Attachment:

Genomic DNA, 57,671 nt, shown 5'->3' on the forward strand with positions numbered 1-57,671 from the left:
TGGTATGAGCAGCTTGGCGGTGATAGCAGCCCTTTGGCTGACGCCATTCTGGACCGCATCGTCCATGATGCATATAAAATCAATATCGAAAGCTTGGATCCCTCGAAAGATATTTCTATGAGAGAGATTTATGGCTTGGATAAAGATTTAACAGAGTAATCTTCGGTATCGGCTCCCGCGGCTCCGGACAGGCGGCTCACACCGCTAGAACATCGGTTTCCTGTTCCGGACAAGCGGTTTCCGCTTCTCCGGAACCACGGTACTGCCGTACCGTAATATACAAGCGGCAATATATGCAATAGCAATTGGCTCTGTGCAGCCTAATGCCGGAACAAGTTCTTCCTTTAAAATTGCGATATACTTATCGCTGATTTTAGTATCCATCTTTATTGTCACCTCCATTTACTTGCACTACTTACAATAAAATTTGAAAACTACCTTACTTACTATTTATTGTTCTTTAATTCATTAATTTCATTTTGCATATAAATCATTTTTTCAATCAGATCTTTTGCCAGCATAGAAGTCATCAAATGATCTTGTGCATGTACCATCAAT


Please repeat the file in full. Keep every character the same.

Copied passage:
Genomic DNA, 57,671 nt, shown 5'->3' on the forward strand with positions numbered 1-57,671 from the left:
TGGTATGAGCAGCTTGGCGGTGATAGCAGCCCTTTGGCTGACGCCATTCTGGACCGCATCGTCCATGATGCATATAAAATCAATATCGAAAGCTTGGATCCCTCGAAAGATATTTCTATGAGAGAGATTTATGGCTTGGATAAAGATTTAACAGAGTAATCTTCGGTATCGGCTCCCGCGGCTCCGGACAGGCGGCTCACACCGCTAGAACATCGGTTTCCTGTTCCGGACAAGCGGTTTCCGCTTCTCCGGAACCACGGTACTGCCGTACCGTAATATACAAGCGGCAATATATGCAATAGCAATTGGCTCTGTGCAGCCTAATGCCGGAACAAGTTCTTCCTTTAAAATTGCGATATACTTATCGCTGATTTTAGTATCCATCTTTATTGTCACCTCCATTTACTTGCACTACTTACAATAAAATTTGAAAACTACCTTACTTACTATTTATTGTTCTTTAATTCATTAATTTCATTTTGCATATAAATCATTTTTTCAATCAGATCTTTTGCCAGCATAGAAGTCATCAAATGATCTTGTGCATGTACCATCAAT